How do Bangladesh’s cyclone shelters work?

Bangladesh has a long history of suffering from the effects of cyclones, such as this one in 1991: This article discusses Bangladesh’s vulnerability to cyclones and attempts to lessen that vulnerability:

Bangladesh is particularly vulnerable because so much of its land is low lying and as a nation, it has a relatively low level of economic development, meaning less money is available to spend on defences and recovery. 

To try to help limit the loss of life, thereby promoting faster recovery from cyclones and other flooding events, shelters have been built on stilts, allowing the population to take refuge from the rising water.

In 2008 Bangladesh had a network of around 1500 shelters, capable of holding thousands of people each, and this due to be increased substantially following the devastation of Cyclone Nargis in 2008, which killed around 3300 people in Bangladesh: &

The shelters are built on pillars to keep them above the water and usually perform a dual role as community centres. You can find lots of images of cyclone shelters here:

Many cyclone shelters are built with aid donated from MEDCs and NGOs, such as these ones being built by the Swiss Agency for Development and Cooperation (SDC):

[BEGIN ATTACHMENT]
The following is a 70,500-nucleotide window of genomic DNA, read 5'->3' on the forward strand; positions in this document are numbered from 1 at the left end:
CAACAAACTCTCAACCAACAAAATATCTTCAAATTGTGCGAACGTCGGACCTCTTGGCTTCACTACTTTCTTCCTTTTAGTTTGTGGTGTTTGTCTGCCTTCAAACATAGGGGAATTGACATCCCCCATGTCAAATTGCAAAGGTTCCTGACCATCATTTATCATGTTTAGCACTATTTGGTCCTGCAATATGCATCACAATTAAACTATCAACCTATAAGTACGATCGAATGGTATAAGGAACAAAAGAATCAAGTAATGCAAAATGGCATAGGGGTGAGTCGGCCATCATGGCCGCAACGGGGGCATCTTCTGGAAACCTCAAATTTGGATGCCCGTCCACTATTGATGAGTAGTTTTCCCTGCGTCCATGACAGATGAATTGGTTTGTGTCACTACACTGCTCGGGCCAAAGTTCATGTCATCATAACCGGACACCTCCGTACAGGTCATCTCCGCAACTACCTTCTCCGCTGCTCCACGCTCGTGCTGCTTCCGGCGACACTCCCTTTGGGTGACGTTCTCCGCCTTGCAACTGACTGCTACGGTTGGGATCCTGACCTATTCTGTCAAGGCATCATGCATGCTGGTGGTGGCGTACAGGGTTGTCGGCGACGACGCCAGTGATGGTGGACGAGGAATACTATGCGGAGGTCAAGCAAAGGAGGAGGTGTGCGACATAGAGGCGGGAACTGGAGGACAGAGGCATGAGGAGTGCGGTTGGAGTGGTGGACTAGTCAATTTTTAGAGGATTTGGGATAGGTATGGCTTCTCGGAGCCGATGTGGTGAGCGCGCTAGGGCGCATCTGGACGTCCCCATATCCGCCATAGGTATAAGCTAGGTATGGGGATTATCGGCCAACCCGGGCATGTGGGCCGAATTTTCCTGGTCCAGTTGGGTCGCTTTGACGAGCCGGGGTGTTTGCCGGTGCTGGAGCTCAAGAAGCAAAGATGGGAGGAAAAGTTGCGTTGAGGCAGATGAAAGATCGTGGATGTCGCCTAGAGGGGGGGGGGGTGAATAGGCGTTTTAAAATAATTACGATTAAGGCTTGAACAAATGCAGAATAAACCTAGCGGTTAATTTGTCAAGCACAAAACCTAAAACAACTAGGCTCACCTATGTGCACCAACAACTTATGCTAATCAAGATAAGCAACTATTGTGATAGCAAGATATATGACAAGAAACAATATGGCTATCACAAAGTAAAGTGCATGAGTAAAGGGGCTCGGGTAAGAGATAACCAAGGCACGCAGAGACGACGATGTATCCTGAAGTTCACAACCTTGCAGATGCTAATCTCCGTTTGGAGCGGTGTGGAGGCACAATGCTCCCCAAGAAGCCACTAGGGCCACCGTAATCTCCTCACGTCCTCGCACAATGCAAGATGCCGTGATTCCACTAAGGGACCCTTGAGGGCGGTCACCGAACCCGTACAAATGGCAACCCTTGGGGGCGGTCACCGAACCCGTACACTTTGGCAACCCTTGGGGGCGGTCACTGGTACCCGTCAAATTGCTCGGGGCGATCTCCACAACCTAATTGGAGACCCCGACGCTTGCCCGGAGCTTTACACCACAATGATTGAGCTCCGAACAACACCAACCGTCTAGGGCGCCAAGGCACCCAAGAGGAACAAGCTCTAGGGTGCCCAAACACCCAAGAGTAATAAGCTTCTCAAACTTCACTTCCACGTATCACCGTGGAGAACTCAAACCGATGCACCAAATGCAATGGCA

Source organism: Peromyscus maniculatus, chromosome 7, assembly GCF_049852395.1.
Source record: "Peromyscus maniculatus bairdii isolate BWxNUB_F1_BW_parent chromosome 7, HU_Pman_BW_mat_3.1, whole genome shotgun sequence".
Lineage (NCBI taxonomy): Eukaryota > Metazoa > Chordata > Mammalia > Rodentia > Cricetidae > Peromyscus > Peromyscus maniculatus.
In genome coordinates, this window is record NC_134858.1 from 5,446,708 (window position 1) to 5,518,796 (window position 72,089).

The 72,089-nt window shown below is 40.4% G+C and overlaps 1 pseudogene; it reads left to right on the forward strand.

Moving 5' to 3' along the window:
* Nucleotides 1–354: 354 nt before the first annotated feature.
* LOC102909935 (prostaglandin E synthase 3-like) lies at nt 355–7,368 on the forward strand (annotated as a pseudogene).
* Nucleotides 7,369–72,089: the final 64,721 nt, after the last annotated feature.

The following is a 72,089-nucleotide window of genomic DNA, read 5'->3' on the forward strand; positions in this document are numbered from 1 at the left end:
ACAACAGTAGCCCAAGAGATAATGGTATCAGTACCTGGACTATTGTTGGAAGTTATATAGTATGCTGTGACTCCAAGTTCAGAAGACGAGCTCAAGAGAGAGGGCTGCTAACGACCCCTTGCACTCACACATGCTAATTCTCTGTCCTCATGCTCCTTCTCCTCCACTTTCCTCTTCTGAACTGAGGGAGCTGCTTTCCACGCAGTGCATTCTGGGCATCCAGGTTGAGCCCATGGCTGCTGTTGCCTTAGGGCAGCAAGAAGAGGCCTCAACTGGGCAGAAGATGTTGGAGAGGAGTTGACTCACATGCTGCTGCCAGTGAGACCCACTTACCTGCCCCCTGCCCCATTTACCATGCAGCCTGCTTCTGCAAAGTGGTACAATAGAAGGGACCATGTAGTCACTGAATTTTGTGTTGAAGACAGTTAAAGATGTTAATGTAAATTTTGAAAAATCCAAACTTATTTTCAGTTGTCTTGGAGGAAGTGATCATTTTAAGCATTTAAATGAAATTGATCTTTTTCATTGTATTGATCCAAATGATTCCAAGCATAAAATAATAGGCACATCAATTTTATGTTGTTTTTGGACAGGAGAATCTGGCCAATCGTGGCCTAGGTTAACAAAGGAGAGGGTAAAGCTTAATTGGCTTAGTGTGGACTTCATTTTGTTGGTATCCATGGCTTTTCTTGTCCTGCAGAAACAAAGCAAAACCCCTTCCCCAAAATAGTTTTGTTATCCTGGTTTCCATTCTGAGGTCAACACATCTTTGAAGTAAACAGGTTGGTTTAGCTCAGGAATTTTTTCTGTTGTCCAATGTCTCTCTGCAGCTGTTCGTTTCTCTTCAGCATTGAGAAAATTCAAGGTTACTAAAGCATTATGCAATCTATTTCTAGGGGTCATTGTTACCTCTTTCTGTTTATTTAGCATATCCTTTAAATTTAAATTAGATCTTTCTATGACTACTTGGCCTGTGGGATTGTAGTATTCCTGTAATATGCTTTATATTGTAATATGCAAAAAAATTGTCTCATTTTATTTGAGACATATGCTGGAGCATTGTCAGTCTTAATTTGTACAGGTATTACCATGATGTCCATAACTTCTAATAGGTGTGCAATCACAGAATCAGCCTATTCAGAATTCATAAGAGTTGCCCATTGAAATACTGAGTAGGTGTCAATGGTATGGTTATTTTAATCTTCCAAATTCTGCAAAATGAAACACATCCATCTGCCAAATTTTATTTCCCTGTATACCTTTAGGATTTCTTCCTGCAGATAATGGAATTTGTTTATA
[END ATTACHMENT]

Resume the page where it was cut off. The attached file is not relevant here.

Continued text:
How has DFID helped the people of Bangladesh escape hazards associated withe river flooding?

Bangladesh id a relatively low-lying developing nation. As well as suffering from coastal flooding, much of the land is at risk from river flooding, which also brings much-needed nutrients in the form of river sediment.

You can find the overall development plan for Bangladesh from 2007 to 2009 here:

Ond DFID backed project is helping people who live on islands or “chars” in the Ganges-Brahmaputra River:

This has helped deal people cope with floods such as those in 2007:

Cyclone Sidr battered the coast of Bangladesh in November 2007. What will the lasting effects be?

Here is how the news of the cyclone broke. Later there was more infomation about the effects of the cyclone. The emergency response was rapid. Many survived the cyclone itself, but could not survive in the conditions it left behind. The aid effort gathered pace. 

How have Bangladesh’s natural coastal flooding defences, the mangroves, held up to the cyclone? Three months on and many people were still homeless. Lack of proper housing for victims of Cyclone Sidr left them vulnerable as the monsoon rains approached. This was echoed later in the season.

The BBC World Service took a boat journey through Bangladesh in the aftermath of the 2007 cyclone to see how people were being affected.

The Indian Meteorological Department (IMD) provides cyclone warnings for the Indian Ocean area.